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|Title:||Cellular re- and de-programming by microenvironmental memory: Why short TGF-β1 pulses can have long effects|
Transforming growth factor-beta 1
|Citation:||Tan, A.B.S., Kress, S., Castro, L., Sheppard, A., Raghunath, M. (2013-06-19). Cellular re- and de-programming by microenvironmental memory: Why short TGF-β1 pulses can have long effects. Fibrogenesis and Tissue Repair 6 (1) : -. ScholarBank@NUS Repository. https://doi.org/10.1186/1755-1536-6-12|
|Abstract:||Background: Fibrosis poses a substantial setback in regenerative medicine. Histopathologically, fibrosis is an excessive accumulation of collagen affected by myofibroblasts and this can occur in any tissue that is exposed to chronic injury or insult. Transforming growth factor (TGF)-β1, a crucial mediator of fibrosis, drives differentiation of fibroblasts into myofibroblasts. These cells exhibit α-smooth muscle actin (α-SMA) and synthesize high amounts of collagen I, the major extracellular matrix (ECM) component of fibrosis. While hormones stimulate cells in a pulsatile manner, little is known about cellular response kinetics upon growth factor impact. We therefore studied the effects of short TGF-β1 pulses in terms of the induction and maintenance of the myofibroblast phenotype.Results: Twenty-four hours after a single 30 min TGF-β1 pulse, transcription of fibrogenic genes was upregulated, but subsided 7 days later. In parallel, collagen I secretion rate and α-SMA presence were elevated for 7 days. A second pulse 24 h later extended the duration of effects to 14 days. We could not establish epigenetic changes on fibrogenic target genes to explain the long-lasting effects. However, ECM deposited under singly pulsed TGF-β1 was able to induce myofibroblast features in previously untreated fibroblasts. Dependent on the age of the ECM (1 day versus 7 days' formation time), this property was diminished. Vice versa, myofibroblasts were cultured on fibroblast ECM and cells observed to express reduced (in comparison with myofibroblasts) levels of collagen I.Conclusions: We demonstrated that short TGF-β1 pulses can exert long-lasting effects on fibroblasts by changing their microenvironment, thus leaving an imprint and creating a reciprocal feed-back loop. Therefore, the ECM might act as mid-term memory for pathobiochemical events. We would expect this microenvironmental memory to be dependent on matrix turnover and, as such, to be erasable. Our findings contribute to the current understanding of fibroblast induction and maintenance, and have bearing on the development of antifibrotic drugs. © 2013 Tan et al.; licensee BioMed Central Ltd.|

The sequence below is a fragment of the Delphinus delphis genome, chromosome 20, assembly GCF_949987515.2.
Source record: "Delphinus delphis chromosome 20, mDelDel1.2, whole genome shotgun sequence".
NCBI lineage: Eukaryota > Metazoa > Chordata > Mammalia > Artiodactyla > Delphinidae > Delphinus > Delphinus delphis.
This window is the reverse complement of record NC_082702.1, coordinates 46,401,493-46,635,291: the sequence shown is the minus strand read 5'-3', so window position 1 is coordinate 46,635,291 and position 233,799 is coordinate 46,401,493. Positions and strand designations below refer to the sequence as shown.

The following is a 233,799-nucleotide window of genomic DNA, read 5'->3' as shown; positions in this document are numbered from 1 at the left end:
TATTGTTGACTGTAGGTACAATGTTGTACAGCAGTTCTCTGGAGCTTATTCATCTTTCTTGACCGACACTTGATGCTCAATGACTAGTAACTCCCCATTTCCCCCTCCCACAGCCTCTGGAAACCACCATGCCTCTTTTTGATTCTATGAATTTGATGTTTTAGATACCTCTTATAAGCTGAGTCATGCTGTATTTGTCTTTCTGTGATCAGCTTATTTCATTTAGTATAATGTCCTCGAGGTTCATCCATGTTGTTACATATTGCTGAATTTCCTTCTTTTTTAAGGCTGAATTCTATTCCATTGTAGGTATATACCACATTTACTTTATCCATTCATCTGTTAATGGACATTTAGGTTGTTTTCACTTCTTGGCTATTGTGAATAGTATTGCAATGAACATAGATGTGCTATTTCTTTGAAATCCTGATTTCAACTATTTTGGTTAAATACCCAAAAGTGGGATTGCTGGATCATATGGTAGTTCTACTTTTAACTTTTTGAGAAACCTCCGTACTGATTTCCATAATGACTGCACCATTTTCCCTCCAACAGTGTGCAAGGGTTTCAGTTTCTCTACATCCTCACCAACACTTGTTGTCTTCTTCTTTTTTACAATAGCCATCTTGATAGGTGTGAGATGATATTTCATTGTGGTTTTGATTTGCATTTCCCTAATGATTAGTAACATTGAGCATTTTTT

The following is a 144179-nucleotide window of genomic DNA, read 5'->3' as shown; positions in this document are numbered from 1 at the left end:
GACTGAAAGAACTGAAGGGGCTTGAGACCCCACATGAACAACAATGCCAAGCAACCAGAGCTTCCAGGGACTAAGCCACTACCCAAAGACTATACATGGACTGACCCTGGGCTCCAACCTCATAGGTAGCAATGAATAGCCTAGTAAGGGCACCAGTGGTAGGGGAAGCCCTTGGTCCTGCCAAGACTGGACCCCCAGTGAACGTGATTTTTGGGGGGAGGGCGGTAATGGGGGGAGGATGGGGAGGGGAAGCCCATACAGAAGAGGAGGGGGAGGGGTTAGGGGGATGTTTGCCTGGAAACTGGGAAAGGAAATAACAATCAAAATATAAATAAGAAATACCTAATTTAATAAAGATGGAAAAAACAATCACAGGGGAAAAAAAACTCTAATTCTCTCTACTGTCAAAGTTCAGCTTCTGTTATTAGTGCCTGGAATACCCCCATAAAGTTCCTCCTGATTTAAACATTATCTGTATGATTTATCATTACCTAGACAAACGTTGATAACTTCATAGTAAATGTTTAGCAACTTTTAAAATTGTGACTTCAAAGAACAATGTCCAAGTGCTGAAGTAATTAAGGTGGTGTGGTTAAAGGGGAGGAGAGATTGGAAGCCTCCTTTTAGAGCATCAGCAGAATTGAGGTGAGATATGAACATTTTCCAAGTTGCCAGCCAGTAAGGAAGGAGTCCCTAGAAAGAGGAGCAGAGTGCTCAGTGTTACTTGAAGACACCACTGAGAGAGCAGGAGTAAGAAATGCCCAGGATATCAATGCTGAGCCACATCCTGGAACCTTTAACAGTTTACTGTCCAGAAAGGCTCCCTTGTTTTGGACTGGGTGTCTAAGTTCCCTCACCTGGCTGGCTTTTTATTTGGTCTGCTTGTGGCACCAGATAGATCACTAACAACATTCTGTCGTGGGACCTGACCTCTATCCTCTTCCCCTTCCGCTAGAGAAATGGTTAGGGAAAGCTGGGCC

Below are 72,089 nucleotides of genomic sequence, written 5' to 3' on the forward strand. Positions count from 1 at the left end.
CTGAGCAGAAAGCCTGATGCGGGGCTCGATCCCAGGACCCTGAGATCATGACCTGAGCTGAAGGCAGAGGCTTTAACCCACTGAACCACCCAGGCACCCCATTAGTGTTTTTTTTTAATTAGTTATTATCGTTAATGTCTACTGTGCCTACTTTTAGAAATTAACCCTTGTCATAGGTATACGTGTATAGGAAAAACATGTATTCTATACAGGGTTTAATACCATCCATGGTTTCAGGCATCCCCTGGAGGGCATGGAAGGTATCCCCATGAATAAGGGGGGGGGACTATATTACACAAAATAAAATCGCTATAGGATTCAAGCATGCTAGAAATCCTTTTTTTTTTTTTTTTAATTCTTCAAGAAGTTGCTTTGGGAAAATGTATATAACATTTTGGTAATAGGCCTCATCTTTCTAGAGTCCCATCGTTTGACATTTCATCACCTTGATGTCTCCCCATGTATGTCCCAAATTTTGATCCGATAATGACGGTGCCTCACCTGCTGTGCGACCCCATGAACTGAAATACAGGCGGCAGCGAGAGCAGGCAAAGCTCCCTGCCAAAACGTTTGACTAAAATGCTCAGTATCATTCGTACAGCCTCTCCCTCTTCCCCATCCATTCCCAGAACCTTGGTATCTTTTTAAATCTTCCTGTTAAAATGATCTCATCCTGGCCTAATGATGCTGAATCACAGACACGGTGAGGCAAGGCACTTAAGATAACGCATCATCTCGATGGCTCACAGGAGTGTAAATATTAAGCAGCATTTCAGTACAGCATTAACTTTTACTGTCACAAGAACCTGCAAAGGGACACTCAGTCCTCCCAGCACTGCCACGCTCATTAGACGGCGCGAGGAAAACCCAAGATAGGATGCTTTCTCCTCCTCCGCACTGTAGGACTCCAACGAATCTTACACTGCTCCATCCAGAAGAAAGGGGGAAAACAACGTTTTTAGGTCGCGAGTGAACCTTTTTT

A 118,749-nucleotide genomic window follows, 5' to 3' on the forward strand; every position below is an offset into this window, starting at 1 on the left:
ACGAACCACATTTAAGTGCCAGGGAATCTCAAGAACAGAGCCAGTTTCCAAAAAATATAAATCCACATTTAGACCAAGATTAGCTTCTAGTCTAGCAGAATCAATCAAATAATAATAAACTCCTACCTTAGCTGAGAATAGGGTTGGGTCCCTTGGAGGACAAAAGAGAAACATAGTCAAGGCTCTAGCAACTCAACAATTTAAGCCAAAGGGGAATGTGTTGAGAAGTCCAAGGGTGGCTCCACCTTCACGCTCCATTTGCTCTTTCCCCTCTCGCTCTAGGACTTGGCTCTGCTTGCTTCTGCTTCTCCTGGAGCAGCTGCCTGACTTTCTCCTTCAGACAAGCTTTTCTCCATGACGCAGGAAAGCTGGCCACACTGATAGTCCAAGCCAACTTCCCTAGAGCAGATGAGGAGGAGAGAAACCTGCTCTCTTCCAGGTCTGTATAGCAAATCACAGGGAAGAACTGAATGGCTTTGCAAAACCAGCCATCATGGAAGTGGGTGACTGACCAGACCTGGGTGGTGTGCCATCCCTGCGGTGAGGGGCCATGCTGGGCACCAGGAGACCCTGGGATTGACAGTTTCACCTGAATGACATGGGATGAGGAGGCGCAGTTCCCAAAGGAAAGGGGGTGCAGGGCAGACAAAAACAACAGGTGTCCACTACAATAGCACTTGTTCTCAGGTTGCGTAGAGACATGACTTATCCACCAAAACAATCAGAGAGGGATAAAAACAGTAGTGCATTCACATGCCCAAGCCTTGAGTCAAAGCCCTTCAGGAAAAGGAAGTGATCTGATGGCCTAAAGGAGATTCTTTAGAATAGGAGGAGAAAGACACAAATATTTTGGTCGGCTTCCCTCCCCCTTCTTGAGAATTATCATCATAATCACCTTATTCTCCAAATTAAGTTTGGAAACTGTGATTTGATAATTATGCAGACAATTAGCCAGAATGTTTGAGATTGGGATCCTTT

|Source Title:||Fibrogenesis and Tissue Repair|
|Appears in Collections:||Staff Publications|
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